[Truncated abstract] Despite the fact that much research has been carried out on private collecting behaviour and the theories that underpin this phenomenon, collecting behaviour relating to maritime or shipwreck sites including why and what divers collect has not been the focus of previous research. The culture surrounding wreck diving and souveniring in Australia prior to the enactment of the Commonwealth Historic Shipwrecks Act 1976 was such that there were no restrictions on what divers felt they could do to wrecks and what and how much material they removed. As a result, since the 1950s, most wrecks off Australia's coastline that were known to divers suffered varying degrees of impact from souveniring activities. These included the use of explosives, dredging, various tools (hack saw, crowbar, hammer and chisel) to dislodge or loosen material and the removal of complete and incomplete artefacts that were part of vessels' cargo, armament, superstructure or personal possession of those onboard. Consequently, a portion of Australia’s submerged archaeological evidence was lost into private hands, but what proportion, and what material, was unknown. In 1993, a nationwide amnesty was announced to encourage people to declare their historic shipwreck relics for documentation to enhance information of Australia's maritime heritage. This study analysed the largely unrecognised and under-utilised source of evidence from the amnesty collections, in conjunction with responses provided in a written survey sent to those who declared objects, to determine the degree of impact that collecting has had on Australian shipwrecks and to identify patterns in shipwreck collecting behaviour.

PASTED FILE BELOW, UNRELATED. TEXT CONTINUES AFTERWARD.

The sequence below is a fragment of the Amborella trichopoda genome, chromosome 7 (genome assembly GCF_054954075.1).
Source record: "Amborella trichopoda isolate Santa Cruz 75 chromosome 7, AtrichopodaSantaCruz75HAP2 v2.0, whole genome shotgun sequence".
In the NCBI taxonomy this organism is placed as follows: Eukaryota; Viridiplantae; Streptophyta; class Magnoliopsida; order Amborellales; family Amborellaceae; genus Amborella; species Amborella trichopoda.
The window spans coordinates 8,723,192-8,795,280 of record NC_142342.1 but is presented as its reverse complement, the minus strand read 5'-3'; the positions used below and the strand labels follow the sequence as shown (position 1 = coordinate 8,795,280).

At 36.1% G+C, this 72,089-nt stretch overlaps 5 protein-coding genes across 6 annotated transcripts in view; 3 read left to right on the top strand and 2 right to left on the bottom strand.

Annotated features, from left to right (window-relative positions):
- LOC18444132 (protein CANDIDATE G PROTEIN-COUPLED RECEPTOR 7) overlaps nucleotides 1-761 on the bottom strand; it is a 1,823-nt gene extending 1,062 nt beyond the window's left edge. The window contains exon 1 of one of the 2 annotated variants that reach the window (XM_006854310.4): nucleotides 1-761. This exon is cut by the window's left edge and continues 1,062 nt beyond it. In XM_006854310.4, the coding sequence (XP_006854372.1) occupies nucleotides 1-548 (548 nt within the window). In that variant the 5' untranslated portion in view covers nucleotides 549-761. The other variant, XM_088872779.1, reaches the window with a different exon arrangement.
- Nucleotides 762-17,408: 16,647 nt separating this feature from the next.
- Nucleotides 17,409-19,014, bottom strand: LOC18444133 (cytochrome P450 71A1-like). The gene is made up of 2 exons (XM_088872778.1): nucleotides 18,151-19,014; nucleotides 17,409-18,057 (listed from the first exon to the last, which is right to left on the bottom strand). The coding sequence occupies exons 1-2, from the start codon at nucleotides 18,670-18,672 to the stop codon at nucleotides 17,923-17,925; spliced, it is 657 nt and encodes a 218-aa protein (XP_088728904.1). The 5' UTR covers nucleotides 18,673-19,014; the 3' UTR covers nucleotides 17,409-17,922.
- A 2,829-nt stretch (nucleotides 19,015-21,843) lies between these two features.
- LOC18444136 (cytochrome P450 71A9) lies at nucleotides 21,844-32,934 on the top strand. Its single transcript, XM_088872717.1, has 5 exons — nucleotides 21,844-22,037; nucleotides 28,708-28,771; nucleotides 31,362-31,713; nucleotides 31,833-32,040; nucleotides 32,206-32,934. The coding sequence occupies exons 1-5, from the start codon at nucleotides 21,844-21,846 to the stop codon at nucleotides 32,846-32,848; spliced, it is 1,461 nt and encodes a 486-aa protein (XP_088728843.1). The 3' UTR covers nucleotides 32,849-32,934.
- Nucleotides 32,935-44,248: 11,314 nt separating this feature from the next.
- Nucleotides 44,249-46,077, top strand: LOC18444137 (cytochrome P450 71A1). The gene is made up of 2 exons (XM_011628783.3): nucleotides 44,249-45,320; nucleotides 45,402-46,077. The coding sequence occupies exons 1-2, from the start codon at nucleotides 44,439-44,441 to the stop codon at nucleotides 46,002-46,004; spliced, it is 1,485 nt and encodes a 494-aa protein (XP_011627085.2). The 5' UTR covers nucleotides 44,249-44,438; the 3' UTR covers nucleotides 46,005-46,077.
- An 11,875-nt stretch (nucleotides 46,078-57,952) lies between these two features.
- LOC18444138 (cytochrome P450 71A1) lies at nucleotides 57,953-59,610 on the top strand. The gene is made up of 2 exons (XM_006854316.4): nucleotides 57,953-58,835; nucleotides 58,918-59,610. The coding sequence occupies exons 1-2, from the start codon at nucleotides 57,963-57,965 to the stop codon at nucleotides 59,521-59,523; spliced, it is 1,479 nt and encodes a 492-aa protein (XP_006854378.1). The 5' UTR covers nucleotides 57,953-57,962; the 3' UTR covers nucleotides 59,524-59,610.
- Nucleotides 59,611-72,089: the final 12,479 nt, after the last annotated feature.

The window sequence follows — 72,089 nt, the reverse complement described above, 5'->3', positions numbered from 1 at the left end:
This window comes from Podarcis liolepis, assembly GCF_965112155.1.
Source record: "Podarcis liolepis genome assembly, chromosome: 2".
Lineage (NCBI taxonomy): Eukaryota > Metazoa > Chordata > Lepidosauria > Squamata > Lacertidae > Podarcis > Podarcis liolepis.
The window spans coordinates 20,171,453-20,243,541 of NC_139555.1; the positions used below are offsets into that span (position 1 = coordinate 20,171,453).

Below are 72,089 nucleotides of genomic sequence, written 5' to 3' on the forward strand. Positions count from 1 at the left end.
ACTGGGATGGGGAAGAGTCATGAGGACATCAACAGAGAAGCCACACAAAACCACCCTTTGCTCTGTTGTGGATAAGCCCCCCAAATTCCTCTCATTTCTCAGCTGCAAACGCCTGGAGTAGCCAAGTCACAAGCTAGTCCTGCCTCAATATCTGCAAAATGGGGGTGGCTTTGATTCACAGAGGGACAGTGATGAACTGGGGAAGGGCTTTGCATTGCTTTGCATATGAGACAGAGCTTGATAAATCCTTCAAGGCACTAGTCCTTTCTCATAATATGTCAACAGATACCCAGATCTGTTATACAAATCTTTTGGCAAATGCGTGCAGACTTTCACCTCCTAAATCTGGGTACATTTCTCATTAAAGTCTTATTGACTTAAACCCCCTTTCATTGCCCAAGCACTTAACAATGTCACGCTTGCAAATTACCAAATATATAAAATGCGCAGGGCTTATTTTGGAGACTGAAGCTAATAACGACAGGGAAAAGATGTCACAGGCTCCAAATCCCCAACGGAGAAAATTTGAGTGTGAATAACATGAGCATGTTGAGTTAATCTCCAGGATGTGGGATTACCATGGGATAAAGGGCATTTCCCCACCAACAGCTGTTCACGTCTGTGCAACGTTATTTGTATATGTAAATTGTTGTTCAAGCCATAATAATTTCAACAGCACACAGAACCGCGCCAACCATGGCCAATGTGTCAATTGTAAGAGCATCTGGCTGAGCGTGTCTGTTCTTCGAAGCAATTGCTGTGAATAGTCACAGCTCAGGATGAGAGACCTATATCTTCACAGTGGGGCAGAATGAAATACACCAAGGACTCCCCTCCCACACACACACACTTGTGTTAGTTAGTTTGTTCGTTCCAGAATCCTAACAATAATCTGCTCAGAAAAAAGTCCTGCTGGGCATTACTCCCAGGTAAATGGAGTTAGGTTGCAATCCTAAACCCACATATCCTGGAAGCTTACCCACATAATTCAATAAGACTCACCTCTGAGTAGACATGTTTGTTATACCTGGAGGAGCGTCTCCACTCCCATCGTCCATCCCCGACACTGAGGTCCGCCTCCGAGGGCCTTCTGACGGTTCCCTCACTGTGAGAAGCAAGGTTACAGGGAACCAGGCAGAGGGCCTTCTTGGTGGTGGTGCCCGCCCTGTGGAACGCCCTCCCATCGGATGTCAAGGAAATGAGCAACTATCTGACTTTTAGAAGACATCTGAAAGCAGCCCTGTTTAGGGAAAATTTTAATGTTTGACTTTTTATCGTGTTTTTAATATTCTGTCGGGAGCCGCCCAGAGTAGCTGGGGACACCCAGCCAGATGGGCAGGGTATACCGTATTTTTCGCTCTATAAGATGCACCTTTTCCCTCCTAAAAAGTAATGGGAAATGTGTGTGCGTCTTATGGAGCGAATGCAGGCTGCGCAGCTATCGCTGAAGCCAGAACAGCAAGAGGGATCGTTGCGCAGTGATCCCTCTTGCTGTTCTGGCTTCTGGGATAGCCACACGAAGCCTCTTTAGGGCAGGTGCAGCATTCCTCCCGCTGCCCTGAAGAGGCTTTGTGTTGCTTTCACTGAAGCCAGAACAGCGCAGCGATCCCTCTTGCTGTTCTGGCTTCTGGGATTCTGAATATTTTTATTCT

|Qualification||Doctor of Philosophy|
|Publication status||Unpublished - 2011|